This is the case with the revitalized Native American language Myaamia. The community of my classmate Jarrid Baldwin, who did his MA at the same time I did my PhD, played a major role in that revitalization. In its early days, Jarrid’s parents collaborated with the non-indigenous scholar who had spent his life documenting the language’s grammar. In a talk Jarrid gave to my SLS 150 students in both years of his MA, he described a simulation of language revitalization in which the people in his community, of all ages, would stand in a circle, holding onto different parts of a stretched-out net.
A person would get go of their part, and they would say, “there go songs.” Another person would let go of their part, and they would say, “there go medicinal tools.” Another person would let go, and they would say, “there goes history.” When the net was almost collapsed, they would start picking up the parts again, and say, “here are songs,” “here are medicinal tools,” “here is history”—but the lesson is that the net will not be in the same configuration as it was before. The net is language, and the point of revitalizing language is not to keep it in the same form, but to maintain the language so that the culture and the community keep going for generation after generation. Languages cannot be revitalized if there is no net to begin with, if there is no documentation. This is the difference, Jarrid told me, between a dead language and one that is just dormant, waiting to be revitalized as the people learn from the documentation and invent neologisms (new words) of their own.
By knowing linguists, I remain skeptical about a discourse in translanguaging scholarship that implies Linguistics is prescriptive. One of the first things that you learn in a Linguistics 101 course, and I took a variation of it in the first semester of my PhD called SLS 441—is that linguistics is descriptive, not prescriptive. People go into the field and with painstaking hard work, they create bottom-up corpora describing what language speakers say and do (yes, focusing on fluent L1 speakers, but this is logical if you are trying to document an endangered language: you want to find the last remaining fluent L1 speakers, if they are still alive), piecing together the language grammar from phonetics and phonology, to morphology, to lexis, to syntax, to pragmatics, and if that isn’t enough, investigate dialectal or generational variation—see the work of the late Charlene Sato, a legend in the SLS Department, who was the first wife (until her untimely death of cancer in middle age) of the famous applied linguist Mike Long; he passed away just this year. Another of the scholars of multilingual language use in K-12 schools that I admire, because he has linguist training, is the linguistic ethnographer Ben Rampton, because in his transcription of dialogues and interviews (e.g., this article), he is able to illustrate using the International Phonetic Alphabet symbols just what styles of speaking his youthful participants are using.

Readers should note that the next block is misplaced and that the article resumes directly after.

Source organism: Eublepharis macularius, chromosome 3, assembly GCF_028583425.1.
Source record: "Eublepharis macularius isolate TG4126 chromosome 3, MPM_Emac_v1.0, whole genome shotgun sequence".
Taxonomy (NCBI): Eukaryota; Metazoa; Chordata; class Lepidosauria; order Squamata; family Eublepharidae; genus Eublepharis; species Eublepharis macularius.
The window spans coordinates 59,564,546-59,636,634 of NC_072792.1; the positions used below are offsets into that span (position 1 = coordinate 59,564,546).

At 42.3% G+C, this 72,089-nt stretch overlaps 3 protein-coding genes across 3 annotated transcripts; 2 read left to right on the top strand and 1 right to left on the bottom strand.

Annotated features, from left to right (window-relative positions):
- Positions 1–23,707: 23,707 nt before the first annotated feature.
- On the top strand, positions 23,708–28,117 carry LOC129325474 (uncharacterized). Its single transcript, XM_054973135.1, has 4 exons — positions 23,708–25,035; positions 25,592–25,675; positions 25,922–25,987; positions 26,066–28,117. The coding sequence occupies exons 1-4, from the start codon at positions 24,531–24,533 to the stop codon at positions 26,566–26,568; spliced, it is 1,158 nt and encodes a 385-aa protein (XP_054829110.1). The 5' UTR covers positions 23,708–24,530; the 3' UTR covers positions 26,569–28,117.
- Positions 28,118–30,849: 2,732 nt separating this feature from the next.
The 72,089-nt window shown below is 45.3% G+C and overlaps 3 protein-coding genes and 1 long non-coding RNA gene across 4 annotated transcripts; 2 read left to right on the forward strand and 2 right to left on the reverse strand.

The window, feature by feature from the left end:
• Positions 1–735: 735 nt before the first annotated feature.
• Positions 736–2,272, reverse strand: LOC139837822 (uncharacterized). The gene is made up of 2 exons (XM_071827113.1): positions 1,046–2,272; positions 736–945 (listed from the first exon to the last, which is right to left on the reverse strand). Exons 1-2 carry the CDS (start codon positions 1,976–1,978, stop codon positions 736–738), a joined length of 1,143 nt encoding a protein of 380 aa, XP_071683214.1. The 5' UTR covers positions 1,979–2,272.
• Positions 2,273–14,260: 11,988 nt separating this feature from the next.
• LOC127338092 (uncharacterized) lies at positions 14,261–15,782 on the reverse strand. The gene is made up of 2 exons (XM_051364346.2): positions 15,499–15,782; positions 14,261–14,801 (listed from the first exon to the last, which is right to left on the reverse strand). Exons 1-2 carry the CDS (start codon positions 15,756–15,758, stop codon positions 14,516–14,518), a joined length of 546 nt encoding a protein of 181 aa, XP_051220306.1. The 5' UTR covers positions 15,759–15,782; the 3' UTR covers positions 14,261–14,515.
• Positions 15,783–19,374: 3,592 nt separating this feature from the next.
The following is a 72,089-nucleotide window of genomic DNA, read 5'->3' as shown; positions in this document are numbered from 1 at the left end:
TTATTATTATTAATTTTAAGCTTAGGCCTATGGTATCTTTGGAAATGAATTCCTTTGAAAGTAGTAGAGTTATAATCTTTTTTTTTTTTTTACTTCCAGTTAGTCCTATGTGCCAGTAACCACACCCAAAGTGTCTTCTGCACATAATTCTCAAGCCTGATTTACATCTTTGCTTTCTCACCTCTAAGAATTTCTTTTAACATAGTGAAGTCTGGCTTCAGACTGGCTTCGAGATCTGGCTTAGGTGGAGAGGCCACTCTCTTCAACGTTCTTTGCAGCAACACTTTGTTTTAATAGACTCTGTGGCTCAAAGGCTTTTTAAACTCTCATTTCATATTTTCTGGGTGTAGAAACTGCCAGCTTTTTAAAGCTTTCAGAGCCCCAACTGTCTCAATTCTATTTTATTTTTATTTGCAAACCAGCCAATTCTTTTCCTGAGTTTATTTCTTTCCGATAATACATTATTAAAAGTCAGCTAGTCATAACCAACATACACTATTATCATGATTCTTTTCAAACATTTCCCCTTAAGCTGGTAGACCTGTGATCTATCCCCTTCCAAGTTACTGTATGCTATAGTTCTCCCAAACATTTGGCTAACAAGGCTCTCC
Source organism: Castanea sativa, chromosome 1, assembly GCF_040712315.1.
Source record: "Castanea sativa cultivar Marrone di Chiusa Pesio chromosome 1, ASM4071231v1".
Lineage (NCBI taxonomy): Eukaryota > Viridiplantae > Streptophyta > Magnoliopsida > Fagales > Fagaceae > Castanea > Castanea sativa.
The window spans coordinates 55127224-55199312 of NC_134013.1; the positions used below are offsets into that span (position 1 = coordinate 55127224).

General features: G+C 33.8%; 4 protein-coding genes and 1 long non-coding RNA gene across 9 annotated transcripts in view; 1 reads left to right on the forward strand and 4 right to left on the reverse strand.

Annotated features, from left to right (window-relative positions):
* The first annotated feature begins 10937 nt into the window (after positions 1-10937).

Just because linguists document language grammars, often for the purposes of language revitalization and maintenance, does not mean that they then go on to implement target-language-only policies or native-speaker standards in language classrooms. That’s other people having a particular approach to a different profession. The bottom-up nature of linguistic data collection is evident in the HKU Linguistics Society’s brochure title: Do you hear the people talk?